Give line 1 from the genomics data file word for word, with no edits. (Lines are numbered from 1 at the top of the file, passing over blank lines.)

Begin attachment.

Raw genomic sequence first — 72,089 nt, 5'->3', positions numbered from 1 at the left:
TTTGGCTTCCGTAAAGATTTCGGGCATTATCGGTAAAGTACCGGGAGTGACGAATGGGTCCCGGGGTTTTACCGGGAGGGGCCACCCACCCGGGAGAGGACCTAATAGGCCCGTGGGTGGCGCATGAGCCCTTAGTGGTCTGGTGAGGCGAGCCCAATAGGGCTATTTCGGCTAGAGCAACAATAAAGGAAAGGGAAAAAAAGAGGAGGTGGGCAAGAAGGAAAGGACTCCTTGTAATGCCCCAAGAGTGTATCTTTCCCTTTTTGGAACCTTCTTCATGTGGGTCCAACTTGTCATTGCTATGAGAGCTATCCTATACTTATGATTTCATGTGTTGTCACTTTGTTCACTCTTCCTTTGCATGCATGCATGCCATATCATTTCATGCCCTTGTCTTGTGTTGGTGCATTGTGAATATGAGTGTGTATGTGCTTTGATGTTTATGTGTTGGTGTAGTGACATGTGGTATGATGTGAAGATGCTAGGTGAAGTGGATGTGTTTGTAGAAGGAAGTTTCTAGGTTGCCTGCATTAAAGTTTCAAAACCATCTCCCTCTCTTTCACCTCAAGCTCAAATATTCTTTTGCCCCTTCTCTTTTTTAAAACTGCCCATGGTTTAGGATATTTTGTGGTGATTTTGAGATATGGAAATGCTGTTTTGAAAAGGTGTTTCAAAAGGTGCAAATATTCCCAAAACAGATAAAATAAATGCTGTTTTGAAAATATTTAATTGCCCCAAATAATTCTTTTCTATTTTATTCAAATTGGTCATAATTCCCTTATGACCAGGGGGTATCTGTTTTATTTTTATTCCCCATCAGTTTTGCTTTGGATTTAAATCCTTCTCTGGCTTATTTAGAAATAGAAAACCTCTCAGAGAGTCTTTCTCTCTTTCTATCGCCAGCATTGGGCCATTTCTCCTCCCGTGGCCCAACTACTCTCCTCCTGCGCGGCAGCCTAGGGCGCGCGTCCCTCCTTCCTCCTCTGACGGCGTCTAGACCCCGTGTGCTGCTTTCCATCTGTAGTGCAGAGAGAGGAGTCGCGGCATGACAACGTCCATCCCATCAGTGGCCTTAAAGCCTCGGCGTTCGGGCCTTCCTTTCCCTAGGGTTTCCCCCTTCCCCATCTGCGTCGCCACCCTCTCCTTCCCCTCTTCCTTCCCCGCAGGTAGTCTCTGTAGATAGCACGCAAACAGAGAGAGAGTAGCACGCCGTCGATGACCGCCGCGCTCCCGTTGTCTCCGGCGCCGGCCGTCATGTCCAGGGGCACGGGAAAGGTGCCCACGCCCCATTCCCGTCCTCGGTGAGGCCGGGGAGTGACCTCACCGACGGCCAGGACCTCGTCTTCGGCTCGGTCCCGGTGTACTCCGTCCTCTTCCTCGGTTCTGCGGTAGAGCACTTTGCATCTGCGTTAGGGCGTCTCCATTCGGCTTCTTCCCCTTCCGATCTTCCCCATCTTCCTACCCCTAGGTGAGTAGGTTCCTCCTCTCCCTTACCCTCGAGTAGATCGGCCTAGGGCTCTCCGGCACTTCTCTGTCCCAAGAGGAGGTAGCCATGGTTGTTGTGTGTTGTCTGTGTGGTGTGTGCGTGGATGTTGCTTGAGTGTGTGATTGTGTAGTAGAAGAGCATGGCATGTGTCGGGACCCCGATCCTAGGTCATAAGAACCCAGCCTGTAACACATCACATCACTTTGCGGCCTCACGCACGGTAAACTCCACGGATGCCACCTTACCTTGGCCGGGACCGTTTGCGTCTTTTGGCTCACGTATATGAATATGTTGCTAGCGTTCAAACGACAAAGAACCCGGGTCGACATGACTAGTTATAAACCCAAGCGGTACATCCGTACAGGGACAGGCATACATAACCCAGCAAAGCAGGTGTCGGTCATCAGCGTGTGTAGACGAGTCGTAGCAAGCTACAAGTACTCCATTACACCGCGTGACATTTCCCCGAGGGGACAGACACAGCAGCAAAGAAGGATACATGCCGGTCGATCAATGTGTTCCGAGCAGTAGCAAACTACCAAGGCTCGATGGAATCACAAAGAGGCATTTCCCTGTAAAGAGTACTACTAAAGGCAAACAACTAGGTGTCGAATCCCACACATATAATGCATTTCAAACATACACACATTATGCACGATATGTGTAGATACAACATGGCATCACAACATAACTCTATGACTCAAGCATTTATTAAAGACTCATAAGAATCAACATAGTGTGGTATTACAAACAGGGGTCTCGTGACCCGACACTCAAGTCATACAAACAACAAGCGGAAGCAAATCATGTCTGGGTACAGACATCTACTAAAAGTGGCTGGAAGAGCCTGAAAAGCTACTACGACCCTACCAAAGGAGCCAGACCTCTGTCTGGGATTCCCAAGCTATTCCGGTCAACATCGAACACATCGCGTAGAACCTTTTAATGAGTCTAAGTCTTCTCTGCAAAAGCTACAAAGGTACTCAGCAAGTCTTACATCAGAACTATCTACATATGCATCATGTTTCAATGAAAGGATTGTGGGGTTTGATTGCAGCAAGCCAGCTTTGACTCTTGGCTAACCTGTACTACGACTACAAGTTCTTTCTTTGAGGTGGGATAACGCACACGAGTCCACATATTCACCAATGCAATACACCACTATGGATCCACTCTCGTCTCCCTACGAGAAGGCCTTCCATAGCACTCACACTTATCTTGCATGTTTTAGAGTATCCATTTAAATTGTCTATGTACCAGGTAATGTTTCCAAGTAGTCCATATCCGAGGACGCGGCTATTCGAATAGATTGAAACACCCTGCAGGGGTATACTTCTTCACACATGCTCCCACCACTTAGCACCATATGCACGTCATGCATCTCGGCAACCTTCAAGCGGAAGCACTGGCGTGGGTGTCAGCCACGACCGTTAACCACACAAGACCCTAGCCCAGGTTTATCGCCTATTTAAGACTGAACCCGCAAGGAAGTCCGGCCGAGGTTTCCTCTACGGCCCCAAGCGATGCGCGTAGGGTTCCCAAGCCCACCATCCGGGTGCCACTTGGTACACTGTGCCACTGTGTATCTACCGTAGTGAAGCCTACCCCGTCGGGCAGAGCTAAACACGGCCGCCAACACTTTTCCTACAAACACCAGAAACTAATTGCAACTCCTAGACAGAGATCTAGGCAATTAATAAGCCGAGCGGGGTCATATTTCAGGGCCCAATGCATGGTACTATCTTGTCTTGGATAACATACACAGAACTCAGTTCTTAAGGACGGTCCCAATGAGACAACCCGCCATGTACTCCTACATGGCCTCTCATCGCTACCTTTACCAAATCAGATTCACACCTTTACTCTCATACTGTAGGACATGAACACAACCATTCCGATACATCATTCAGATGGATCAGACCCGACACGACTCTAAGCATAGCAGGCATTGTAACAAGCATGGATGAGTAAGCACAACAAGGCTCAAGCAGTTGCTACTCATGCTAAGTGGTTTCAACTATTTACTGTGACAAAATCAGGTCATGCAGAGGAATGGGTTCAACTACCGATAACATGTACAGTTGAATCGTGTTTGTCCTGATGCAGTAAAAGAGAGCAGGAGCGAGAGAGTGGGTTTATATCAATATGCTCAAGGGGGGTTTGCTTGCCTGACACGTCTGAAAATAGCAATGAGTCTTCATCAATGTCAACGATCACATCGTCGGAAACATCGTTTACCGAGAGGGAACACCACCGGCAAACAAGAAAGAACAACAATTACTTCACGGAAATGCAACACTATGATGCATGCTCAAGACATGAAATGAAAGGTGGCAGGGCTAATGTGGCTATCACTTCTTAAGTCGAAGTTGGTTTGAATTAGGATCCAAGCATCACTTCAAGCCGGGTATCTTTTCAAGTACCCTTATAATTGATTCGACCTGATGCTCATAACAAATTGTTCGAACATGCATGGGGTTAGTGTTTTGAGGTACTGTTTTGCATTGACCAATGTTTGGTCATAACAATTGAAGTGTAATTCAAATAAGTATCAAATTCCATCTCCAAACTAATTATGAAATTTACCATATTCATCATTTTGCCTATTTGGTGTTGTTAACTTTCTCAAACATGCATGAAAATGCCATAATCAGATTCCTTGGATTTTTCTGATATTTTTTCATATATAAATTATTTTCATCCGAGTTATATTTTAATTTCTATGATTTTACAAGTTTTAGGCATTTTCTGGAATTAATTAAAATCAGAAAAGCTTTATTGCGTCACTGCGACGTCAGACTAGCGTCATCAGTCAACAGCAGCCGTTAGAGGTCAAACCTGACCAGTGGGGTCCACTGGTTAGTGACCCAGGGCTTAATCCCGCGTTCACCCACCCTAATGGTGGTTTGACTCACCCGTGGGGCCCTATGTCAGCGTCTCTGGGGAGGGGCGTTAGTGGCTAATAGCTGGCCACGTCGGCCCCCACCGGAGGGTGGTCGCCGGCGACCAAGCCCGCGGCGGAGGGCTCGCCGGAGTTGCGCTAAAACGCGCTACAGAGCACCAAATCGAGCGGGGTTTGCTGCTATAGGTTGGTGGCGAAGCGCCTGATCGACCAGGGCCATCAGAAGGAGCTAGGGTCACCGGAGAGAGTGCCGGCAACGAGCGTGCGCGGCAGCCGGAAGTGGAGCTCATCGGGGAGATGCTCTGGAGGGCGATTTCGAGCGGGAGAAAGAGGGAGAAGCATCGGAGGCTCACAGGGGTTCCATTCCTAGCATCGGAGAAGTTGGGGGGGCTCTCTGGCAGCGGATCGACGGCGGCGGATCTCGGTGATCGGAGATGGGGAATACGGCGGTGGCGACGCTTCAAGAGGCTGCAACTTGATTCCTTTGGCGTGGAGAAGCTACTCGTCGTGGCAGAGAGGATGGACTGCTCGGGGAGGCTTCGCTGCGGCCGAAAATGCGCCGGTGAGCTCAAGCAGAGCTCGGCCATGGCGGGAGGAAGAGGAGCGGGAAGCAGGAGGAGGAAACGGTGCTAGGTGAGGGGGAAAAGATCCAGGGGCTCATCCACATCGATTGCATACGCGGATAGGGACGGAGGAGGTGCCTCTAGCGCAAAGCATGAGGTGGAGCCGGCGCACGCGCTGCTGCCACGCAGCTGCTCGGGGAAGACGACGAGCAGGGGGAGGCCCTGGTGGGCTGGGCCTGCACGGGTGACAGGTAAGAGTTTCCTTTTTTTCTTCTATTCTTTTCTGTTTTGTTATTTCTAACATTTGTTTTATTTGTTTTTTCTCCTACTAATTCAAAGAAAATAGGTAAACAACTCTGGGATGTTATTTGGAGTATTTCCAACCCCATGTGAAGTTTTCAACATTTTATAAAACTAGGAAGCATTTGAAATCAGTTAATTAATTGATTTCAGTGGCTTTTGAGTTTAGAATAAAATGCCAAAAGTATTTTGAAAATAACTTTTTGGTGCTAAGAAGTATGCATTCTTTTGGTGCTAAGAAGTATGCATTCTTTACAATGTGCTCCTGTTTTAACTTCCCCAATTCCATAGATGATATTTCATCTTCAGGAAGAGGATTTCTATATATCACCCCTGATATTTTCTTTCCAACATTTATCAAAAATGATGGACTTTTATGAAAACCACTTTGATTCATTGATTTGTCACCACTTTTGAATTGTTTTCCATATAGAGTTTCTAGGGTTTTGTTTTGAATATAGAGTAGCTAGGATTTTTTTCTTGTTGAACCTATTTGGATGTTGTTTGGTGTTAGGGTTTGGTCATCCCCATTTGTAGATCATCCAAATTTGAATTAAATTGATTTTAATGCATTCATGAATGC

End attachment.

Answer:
Raw genomic sequence first — 72,089 nt, 5'->3', positions numbered from 1 at the left: